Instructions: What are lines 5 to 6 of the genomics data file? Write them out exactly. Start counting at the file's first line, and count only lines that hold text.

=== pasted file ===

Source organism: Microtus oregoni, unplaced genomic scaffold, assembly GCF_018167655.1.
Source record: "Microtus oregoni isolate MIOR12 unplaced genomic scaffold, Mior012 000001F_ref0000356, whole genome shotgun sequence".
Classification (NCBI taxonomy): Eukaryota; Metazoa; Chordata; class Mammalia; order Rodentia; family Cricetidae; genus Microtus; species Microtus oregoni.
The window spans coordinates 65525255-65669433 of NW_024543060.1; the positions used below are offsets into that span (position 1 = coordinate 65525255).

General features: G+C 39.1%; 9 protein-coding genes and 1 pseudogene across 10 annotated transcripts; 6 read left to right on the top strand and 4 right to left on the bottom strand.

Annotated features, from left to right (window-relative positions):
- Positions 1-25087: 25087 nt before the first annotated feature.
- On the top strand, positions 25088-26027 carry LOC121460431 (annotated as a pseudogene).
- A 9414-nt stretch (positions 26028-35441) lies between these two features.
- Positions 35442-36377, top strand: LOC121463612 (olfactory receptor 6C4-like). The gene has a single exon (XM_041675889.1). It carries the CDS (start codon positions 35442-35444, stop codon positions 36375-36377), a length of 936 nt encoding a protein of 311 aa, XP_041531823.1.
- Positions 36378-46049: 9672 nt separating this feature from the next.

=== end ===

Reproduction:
General features: G+C 39.1%; 9 protein-coding genes and 1 pseudogene across 10 annotated transcripts; 6 read left to right on the top strand and 4 right to left on the bottom strand.

Annotated features, from left to right (window-relative positions):